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  • The Monster of Ryde October 14, 2017

    Author: Beach Combing | in : Modern , trackback

    Some weeks ago Beach had some fun running through twentieth-century British monster stories. Here was one of his favourites. It has everything: a lion’s head, big tracks, a creepy cry and became part of a war-time propaganda campaign. We are at Ryde on the Isle of Wight off the coast of southern England: it is December 1939, the fourth month of the Second World War.

    Mystery animal in woods on outskirts of Ryde Has Lion’s Head and weird cry. Mystery surrounds the identity of a large shaggy coated animal which is haunting thickly wooded country on the outskirts of Ryde. The animal leaves huge pad marks, measuring roughly six inches in length by four inches in breadth. It has been feeding on freshly trapped rabbits and is so strong that it not only carries off the rabbits but also uproots the stakes and bears off the trap as well. Weird screams at night and the crash of a heavy body through the undergrowth has been identified with the animal. The country is densely wooded in this part, and scarred with gullies affording ample cover. Sometime ago a woman walking in the district was terrified by what she describes animal with a lion’s head. It appeared suddenly from some bushes; it vanished as quickly as it had appeared. The other day. while snow was falling, a Ryde man came upon large tracks freshly made in the same neighbourhood. Armed with a gun he followed them to a point where they vanished, the animal having apparently jumped the fence into the undergrowth. Marks of long claws were found in the snow and on the barbed wire of the fence were strands of black hair inches in length. [Ports, Ev New, 30 Dec 1939, 5]

    The story continued in the press 23 Mar 1940 in Australia, though this time Beach is borrowing from a clipping sent into CFZ.

    So we have gone from a lion to a feline Alsatian: interesting. Beach’s absolute favourite monster or Ryde story though is the news that Mussolini’s Radio Rome, broadcasting propaganda to Britain and the other democracies reported that the Isle of Wight had been thrown into a panic by this unlikely creature! It would be nice to have the original Italian reports here.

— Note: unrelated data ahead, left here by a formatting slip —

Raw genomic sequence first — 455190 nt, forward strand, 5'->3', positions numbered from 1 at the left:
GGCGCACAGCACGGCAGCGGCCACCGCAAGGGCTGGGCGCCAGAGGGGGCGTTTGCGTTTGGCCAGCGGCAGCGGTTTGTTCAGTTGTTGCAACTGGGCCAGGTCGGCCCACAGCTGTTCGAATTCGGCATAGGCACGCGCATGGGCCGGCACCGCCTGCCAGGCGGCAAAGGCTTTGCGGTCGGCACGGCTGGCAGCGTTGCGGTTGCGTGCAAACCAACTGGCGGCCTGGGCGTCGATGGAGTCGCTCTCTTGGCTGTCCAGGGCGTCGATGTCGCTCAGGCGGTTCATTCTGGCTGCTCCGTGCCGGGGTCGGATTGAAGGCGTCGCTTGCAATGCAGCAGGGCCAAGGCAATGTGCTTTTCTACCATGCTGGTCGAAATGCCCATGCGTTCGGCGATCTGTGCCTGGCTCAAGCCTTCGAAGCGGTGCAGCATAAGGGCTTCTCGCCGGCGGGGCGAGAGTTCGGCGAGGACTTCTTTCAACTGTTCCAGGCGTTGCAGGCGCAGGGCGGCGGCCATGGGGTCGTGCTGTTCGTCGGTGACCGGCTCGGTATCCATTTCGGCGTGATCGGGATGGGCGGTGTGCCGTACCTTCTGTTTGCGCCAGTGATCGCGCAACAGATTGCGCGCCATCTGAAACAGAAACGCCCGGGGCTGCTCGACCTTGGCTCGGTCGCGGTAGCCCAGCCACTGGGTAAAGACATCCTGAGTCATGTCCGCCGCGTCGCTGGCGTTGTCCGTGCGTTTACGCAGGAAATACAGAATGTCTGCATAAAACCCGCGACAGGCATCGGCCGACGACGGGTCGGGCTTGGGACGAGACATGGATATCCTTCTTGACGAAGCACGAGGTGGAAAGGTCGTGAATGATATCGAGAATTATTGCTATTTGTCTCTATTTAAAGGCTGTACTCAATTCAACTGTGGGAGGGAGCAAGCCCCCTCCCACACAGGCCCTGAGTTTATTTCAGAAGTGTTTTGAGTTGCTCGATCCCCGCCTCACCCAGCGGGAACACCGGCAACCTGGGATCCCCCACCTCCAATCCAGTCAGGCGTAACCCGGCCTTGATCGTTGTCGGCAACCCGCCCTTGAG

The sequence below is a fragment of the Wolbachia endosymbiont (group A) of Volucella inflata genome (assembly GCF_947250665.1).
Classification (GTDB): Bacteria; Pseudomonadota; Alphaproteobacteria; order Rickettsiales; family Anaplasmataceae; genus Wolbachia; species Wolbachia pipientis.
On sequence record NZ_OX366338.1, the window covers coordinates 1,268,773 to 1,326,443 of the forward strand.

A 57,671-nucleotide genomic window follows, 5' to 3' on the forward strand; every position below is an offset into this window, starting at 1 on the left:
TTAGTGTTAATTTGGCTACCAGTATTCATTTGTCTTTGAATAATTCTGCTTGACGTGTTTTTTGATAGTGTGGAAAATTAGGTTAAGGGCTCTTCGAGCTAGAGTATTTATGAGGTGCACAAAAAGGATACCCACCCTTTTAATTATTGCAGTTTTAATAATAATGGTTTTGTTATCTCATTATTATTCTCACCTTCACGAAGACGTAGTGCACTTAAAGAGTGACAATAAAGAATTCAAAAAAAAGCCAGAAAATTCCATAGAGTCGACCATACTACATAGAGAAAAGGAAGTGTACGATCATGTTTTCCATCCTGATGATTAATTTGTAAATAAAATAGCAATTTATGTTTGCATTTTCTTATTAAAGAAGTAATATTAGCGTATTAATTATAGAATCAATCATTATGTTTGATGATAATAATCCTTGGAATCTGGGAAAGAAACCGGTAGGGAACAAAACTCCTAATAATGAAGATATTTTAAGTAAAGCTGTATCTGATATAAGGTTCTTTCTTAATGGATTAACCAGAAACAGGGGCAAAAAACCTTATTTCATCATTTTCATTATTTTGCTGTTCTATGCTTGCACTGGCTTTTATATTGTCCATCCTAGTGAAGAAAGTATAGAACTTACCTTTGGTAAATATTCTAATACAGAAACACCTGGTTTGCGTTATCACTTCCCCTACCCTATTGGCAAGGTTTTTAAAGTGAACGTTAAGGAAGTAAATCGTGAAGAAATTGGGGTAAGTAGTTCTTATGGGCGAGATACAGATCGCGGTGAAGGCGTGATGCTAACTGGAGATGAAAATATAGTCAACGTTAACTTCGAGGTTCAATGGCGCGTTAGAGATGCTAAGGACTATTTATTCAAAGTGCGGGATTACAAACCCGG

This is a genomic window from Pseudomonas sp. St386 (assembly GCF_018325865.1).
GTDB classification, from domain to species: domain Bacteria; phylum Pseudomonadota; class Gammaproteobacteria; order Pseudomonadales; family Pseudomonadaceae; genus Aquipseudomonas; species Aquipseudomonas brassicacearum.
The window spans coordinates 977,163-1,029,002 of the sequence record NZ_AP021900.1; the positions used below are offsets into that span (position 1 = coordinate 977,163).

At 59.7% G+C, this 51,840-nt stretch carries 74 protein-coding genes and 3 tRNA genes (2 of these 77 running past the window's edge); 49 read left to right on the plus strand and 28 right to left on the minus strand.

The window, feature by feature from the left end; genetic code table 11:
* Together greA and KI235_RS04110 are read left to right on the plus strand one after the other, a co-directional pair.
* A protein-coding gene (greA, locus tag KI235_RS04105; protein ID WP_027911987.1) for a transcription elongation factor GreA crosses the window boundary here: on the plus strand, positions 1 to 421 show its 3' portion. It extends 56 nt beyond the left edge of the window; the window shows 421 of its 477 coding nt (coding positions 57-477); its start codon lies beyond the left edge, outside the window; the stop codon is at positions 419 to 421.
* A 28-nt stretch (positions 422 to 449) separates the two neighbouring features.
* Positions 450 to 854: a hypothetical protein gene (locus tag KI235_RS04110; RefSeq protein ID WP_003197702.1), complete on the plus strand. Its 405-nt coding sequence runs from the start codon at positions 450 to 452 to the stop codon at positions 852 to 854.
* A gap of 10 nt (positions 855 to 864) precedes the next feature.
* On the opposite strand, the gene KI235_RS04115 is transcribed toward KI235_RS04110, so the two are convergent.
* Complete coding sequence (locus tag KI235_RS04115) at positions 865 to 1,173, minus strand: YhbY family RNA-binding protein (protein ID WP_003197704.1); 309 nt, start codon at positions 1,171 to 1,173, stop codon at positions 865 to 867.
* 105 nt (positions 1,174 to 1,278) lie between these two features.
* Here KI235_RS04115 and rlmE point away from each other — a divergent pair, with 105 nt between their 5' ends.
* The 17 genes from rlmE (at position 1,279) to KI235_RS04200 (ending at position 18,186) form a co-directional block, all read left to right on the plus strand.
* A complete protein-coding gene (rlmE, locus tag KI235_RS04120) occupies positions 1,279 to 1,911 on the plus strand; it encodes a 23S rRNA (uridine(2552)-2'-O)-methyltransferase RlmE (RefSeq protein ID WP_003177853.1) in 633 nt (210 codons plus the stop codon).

The monster was allegedly killed, though frustratingly no one seems to have ever established what it was. Perhaps they had other things to worry about like the Luftwaffe.

    The ‘Isle of Wight monster’ is dead. It was shot yesterday in a copse near Bembridge. For more than six months it had been sought in the woods between Ryde and Osborne House [i.e. between Ryde and Cowes], where it had often frightened women and children. The animal resembled a large fox about the head, but had a shaggy mane. The rest of its body was almost hairless. Its paws were the size of a man’s fist. Those who had seen it prowling say that its movement were slow and. deliberate.

    What was this thing: drbeachcombing At yahoo DOT com

    31 Oct 2017, Floodmouse write: I would bet it actually was a lion. Well-fed male lions will have a black mane, with the rest of their body covered in short light-colored fur. It does have a narrow tail. I wouldn’t quite describe its face as “fox-like,” but if I had never seen a lion before, maybe that is a comparison I would make. That all raises some interesting historical questions. Had people on the Isle of Wight in 1945 ever seen lions, in films or picture books? I remember even during my childhood in the 1960s, most books I saw didn’t have much in the way of pictures because the cost of printing pictures was exorbitant. “National Geographic” magazine was a big thing because it was all pictures, and pictures of exotic places, but I don’t know if anyone in Isle of Wight in 1945 would have access to such a thing. I know they had films, but especially with older people, would the films they had seen happen to have included safari scenes or travelogues? The other question is where a lion would have come from. It must have come from a private zoo. Was there some large landowner who released all the animals from his private zoo and went to the U.S. or Australia when the war was breaking out? Interesting. PS This is a sort of postscript to the earlier comment I sent.  I thought of two popular culture examples of lions being mistaken for dogs.  One is in a recent Jackie Chan movie called “Kung Fu Yoga.”  The other is in a children’s book called “The Little White Horse” by Elizabeth Goudge (the “little white horse” is actually a unicorn, and the great “dog” at the fireside is actually a lion, which is elevated to the same mythic status as the unicorn since it normally doesn’t exist in England except as a symbol).  I also remember something about those Chinese sculptures that look kind of like lions and kind of like dogs, but the details escape me.  (The point of this being just that people have mistaken lions for dogs before, if they are not familiar with actual lions.)